While the 1977 E23 BMW 7 Series was quite a good car, it was never considered a real challenger to the Mercedes-Benz S-Class. Many magazines instead compared it to the W123 mid-range model. The first seven became quite brave with the turbocharged 745i model, but it was never quite enough. When the 1980 W126 S-Class arrived, the goal to beat the Mercedes slipped even further away.

However, in 1986, the all-new E32 7 Series arrived, delivering a knockout blow to Stuttgart. With its better looks, lighter weight, improved driving experience, nice ride, and superb build quality, the E32 was the first car to beat the S-Class at its own game. Although these are still undervalued, their time will come eventually. Here’s what to check for and what to avoid.

1. The E32 735i

This straight six was derived from the old E23, but it’s quite different. Thinner wall crankcase with revised mounting points, lighter internals, a revised cylinder head, and Bosch 1.3 Motronic meant a lighter and more efficient engine, retaining the same 3430cc capacity. The 735i was discontinued in 1992 when the 740i and 730i V8 cars arrived.

Camshaft wear was as common on these as it was on the original 1968 units in the E3 and E9 due to a lack of lubrication caused by either a blocked spray bar (missed oil changes) or the two threaded banjo bolts coming loose. The spray bar oil holes can be slightly enlarged with a small drill, and new banjo bolts from BMW have both thread lock and a revised thread pitch to prevent them from unwinding.

2. The E32 740i

This all-new V8 was introduced in 1992 and is a splendid unit, undeniably better than the old M30. All alloy with 32 valves, coil ignition, and Nikasil bore coatings, it’s light, efficient, and more economical. It has issues in old age – Nikasil bore coatings can flake off with too many cold starts, causing rough idling and even refusal to start. A shot of oil down the plug holes is needed to give it enough compression to start. The M60 timing chain and tensioner setup is hefty duplex and gives no trouble, and the cooling system uses a standard thermostat, and cooling system problems are rare, unlike the later M62 from 1995.

A rare problem with the V8 is the oil pump bolts working loose. This results in the low oil pressure warning bong sounding as well as rattly tappets as there isn’t enough oil pressure to pump them up. It’s a really easy fix – the front oil pan unbolts easily, and you can retrieve the bolts and refit them.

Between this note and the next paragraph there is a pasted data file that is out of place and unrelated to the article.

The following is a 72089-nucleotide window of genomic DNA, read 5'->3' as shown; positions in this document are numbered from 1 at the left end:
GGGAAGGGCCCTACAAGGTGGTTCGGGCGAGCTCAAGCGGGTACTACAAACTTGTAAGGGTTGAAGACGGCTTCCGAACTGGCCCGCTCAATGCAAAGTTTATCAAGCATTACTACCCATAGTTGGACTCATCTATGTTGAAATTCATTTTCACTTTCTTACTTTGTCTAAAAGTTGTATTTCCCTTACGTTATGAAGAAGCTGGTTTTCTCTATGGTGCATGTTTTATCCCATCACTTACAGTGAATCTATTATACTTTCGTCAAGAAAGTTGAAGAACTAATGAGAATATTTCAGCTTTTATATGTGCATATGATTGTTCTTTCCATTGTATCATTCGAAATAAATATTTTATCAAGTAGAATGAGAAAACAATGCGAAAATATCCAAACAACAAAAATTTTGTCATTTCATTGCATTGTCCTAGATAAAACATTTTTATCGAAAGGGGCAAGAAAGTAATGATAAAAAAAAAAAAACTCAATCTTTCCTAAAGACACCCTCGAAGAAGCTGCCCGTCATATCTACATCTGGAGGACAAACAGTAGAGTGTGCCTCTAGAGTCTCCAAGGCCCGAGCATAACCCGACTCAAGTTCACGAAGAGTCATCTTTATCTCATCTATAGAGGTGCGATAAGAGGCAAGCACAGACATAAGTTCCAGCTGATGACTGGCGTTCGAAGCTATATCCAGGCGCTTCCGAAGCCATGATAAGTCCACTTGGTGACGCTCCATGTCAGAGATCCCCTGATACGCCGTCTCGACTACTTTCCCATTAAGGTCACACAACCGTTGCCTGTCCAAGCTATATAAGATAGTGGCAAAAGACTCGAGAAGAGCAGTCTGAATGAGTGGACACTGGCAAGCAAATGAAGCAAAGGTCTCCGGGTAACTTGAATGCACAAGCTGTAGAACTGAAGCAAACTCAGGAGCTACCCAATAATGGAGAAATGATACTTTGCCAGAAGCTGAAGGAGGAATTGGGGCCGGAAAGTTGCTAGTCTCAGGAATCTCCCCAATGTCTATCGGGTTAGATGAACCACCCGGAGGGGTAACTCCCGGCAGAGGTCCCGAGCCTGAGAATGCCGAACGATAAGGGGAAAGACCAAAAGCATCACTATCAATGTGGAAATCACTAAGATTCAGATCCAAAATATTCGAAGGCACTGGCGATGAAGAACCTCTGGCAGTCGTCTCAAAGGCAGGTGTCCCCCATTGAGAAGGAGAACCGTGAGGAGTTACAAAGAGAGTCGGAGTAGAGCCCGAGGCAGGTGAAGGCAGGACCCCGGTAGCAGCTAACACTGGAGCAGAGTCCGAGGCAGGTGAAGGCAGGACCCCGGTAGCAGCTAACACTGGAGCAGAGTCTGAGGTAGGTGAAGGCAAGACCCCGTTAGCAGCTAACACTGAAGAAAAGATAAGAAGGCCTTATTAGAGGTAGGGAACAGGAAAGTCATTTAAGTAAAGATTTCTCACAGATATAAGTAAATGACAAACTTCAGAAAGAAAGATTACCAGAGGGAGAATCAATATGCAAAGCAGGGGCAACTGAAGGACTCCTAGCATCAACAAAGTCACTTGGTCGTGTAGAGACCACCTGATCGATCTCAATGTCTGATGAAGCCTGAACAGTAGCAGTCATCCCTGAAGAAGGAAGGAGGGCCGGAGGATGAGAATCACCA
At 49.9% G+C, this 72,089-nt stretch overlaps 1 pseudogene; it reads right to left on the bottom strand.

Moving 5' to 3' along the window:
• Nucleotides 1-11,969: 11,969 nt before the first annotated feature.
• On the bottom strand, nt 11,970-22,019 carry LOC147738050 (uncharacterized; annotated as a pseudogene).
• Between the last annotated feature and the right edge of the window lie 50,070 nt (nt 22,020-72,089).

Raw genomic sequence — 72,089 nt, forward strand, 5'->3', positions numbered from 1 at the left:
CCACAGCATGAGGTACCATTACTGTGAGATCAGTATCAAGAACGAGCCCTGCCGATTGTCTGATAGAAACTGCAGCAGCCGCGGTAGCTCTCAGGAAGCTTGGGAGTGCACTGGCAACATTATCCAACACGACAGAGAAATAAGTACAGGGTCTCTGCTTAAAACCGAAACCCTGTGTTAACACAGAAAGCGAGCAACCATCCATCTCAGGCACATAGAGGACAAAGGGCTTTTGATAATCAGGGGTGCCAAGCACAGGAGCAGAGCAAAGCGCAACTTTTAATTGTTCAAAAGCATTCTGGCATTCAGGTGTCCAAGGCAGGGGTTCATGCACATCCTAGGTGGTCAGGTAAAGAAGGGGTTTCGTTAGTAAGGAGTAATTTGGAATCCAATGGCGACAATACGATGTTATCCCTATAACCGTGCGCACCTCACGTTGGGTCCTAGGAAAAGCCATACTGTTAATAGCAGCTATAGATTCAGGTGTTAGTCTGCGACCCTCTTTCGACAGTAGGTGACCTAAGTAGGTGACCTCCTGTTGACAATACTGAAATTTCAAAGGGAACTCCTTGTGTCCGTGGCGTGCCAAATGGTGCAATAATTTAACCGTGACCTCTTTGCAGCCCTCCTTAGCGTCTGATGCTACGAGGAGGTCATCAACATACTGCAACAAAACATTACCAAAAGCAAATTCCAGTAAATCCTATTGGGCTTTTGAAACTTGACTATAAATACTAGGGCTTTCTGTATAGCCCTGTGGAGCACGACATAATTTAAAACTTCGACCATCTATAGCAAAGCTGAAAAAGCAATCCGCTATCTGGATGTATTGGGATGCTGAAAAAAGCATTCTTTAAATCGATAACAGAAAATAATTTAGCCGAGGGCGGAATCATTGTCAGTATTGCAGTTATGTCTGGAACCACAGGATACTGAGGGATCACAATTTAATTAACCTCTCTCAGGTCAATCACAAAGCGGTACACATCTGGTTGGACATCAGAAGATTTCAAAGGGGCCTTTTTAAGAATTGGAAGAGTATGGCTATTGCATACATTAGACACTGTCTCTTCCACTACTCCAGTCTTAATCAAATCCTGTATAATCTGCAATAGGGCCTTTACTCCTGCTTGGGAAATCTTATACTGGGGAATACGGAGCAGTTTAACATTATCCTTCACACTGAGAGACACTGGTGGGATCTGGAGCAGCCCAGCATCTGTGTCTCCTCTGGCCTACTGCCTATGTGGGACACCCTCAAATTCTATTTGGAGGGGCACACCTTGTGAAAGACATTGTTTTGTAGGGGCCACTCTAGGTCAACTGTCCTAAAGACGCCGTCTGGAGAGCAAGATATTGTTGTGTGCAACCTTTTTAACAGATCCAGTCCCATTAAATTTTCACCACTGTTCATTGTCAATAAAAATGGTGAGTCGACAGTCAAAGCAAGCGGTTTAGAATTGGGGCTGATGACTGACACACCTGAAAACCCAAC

3. A 750i Sir

The magnificent E32 750iL arrived in late ’87 to really sock it to Mercedes – their engine was a 5.6 liter V8 compared to the 5.0 liter in the BMW. Using many four-cylinder M40 parts (parts were machined on the same line), it was fairly low tech using a single cam per bank and two valves per cylinder plus two separate Bosch Moronic management systems, one each side. It used EML electronic throttles, and these were troublesome early on. The Alusil block is silicon alloy with no liners or bore coatings – no trouble there.

The M70’s Achilles heel is the sump gasket. These can leak oil, and it’s a nightmare to fix. The rear bolts are within the trans bell housing, and the official fix is to remove the gearbox first. Er, no… Holes can be drilled to enable a long extension with a 10mm socket to get them out.

4. Self-leveling (SLS) and EDC

The hydraulic self-leveling on some cars – mainly “iL” models – was a great idea when new, but now it can be a liability. The pressure comes from the power steering pump via steel pipework that rusts and then leaks, as can the ride height sensors, pressure spheres, and the self-leveling dampers. The official and expensive fix is to spend a couple of thousand dollars replacing it all, but the smart money is on converting it to standard rear springs and dampers, removing the pipework, and fitting a standard non-self-leveling PAS pump – you’ll need to clear the suspension defect warning from the instrument cluster too. EDC can all be replaced with stock E32 hardware, and it will drive just fine.

5. Servotronic steering

Most 750iL cars and some 740i’s have Servotronic that makes the steering light around town but weights up at speed. If it goes wrong, the steering is light all the time, but you can try another relay unit first – they are hundreds new so find a used one if you can. Like the SLS self-leveling rear suspension, you can take it all off and convert to standard power steering with a standard E34 or E32 steering box.

6. Automatic transmission

These are now at the age where they can fail, with the four-speed 4HP22 on the 735i and the 4HP24 on the 750i cars being most prone. A rebuild is around $2000 upwards, and secondhand boxes are getting rare. These transmissions use Dexron II fluid that should be changed every 30,000. The 5HP boxes on the 740i are better and use a synthetic Esso fluid. Low battery voltage, a bad camshaft sensor, or alternator can all cause the dreaded ‘TRANS PROGRAM’ message, and oil/filter changes are important.

7. What else?

Instrument clusters can lose pixels (nowhere near as bad as E38’s can), but a good used unit won’t be too expensive. Some E32 models use Michelin TRX metric tires that are best replaced by 15 or 16-inch BBS imperial wheels and 225/60 tires. Vague steering is often cured by tightening the 32mm nut at the base of the steering column inside the cabin.

Very early 735i models, all 740i variants, and 750i cars use the PAS pump-powered brake hydraulics that are more reliable than they were on the E23. Body corrosion isn’t a major problem, but hot state cars are far better, even if a Texas car might have an interior baked hard – you can always replace that.